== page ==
Today: Mar 01, 2024

Spring semester off to a snowy start

Andrew Frosceno
Special to the Southern News

Students at Southern are being affected by the record-breaking snowfall Connecticut has seen this winter. Southern is widely considered a commuter school and with all the snowfall this winter, students are finding it difficult to make it to class.

Alyssa Diglio, a junior liberal studies major, commutes to class daily from her home in East Haven. She finds that on days like last Tuesday and Wednesday, it may be best to stay home.

“If I feel that I can’t get to school safely, I simply won’t come,” Diglio said. “If a teacher cannot understand that, then oh well.”

Other commuter students aren’t as concerned with their safety but more with getting the best bang for their buck and not missing too much time in the classroom.

Krista Gargano, a sophomore graphic design major, believes that if she can’t afford an absence she’ll try her best to get to school.

“Normally, I always want to attend my classes, despite what the weather may be doing,” Gargano said.

With the storms Connecticut has seen this winter, Gargano said she knows it’s probably best to stay home sometimes if possible.

“My dad works for the state and he tells me how the roads are, and if he says they are really bad, I check my syllabuses for attendance policies to see if I can afford an absence and stay home,” Gargano said.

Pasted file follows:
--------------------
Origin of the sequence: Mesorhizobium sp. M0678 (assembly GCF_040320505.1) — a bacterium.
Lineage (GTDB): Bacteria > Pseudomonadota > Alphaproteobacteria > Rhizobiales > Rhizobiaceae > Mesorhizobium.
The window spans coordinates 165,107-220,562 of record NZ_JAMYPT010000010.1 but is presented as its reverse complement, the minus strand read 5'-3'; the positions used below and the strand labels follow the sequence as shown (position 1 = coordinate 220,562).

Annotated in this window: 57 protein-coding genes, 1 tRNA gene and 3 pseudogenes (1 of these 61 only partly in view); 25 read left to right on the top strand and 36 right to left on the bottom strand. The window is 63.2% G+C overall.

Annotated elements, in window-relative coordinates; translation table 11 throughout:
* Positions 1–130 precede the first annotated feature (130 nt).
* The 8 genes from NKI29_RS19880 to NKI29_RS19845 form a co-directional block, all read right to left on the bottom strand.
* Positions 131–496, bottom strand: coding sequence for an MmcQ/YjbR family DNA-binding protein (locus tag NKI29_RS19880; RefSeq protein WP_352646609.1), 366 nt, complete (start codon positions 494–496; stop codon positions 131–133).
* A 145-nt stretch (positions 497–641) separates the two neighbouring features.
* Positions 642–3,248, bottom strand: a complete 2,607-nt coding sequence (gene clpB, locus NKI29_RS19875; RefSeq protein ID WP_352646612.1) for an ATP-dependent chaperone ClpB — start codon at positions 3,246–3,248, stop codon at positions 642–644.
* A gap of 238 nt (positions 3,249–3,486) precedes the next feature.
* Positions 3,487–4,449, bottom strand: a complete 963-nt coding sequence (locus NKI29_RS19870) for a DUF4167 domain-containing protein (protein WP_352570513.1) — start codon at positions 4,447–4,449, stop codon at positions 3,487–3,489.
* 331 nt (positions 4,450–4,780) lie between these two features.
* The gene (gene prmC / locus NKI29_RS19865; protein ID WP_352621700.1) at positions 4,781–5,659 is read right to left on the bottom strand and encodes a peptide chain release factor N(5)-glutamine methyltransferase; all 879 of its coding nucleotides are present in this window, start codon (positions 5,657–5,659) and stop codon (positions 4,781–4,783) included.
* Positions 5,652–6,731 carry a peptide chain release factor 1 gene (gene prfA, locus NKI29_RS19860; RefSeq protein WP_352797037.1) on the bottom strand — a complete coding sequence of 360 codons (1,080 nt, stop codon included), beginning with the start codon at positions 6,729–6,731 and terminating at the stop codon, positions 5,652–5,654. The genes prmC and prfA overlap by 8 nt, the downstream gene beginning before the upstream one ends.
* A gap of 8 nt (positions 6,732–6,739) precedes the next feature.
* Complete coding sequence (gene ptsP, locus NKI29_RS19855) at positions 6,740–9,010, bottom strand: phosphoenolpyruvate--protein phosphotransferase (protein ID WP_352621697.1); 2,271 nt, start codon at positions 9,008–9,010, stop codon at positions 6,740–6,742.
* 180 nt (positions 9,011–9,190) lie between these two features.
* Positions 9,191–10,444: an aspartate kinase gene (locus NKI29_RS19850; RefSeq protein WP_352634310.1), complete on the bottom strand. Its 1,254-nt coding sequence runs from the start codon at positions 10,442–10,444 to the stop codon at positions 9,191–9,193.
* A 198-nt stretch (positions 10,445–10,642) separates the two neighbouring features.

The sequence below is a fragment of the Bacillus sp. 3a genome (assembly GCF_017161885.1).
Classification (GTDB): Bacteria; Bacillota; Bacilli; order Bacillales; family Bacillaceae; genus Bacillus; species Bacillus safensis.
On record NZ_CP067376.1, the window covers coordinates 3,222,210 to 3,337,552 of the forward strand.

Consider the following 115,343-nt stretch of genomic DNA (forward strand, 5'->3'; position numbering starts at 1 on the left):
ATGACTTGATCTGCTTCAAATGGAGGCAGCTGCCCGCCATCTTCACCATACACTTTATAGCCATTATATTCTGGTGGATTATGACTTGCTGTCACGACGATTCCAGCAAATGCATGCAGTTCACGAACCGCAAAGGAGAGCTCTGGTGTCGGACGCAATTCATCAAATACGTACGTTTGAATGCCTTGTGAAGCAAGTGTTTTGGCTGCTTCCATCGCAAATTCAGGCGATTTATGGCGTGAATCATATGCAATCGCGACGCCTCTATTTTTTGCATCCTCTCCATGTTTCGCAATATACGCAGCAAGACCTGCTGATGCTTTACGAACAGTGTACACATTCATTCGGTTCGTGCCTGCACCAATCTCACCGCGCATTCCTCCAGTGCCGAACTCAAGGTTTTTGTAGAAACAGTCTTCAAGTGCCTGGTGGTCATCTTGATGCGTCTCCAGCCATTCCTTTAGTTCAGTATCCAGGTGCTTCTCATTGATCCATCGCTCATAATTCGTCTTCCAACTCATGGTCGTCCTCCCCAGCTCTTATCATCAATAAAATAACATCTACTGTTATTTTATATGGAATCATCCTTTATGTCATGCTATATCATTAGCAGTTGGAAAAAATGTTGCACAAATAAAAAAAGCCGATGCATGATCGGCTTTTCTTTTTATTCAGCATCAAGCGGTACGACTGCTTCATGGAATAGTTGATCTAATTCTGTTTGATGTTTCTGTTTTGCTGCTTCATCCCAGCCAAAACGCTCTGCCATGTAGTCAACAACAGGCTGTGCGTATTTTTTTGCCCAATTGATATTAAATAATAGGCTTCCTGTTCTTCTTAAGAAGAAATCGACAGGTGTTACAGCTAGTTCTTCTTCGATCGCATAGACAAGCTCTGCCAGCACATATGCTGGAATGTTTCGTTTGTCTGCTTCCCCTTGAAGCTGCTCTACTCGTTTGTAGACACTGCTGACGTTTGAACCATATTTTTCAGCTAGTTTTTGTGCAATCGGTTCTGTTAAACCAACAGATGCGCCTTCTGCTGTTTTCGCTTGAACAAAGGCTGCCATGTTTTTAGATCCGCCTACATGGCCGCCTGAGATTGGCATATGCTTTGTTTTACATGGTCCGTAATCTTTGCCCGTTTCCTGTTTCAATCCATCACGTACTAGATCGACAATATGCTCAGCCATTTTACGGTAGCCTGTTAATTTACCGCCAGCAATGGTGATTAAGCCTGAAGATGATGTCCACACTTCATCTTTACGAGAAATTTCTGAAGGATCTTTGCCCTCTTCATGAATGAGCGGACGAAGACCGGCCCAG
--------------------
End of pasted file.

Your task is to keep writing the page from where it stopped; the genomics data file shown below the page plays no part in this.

In the first week back to school, students like Gargano and Diglio have had to make decisions about whether to venture out to class or not. This winter has been like something Connecticut residents have never seen before. In fact, it is. According to the WFSB website, the National Weather Service said this is the most snowfall in any month on record in Connecticut.

With that in mind, it’s a challenge to keep students in the classroom, which is making it hard on administrators to make the decision to delay or cancel classes. Some decisions made have irked Jen Saksa, a sophomore public health major, who said she believes there should have been a delay on Tuesday morning.

“I think on Tuesday there should have been a delay so they could finish clearing the snow out,” Saksa said.

After Tuesday’s batch of winter weather, Mother Nature brought along another round for Wednesday, dropping snow all day. leading to the decision to shut the campus down at noon.

“In my opinion, school should have been closed the entire day on Wednesday,” Saksa said. “The roads were not clear enough for the majority of the school to travel on.”

Saksa, however, said she didn’t even make it to school on Wednesday.

“I was going to class because I did not want to miss a day already, and about 10 minutes from my house, my car fishtailed and the front of my car ended up in a snow bank on the opposite side of the road in the opposite direction,” Saksa said.

Less than a week into the spring semester, the winter weather has left the administrators with tough decisions about losing classroom hours. With more than a month of winter left, students may have even more days like last week.

1 Comment

  1. Oh and lets not forget how we became the last school to close while ccsu, ecsu and wcsu either closed or delayed opening. The only problem is no one is looking out for commute students safety and the safety of the residential students coming to class

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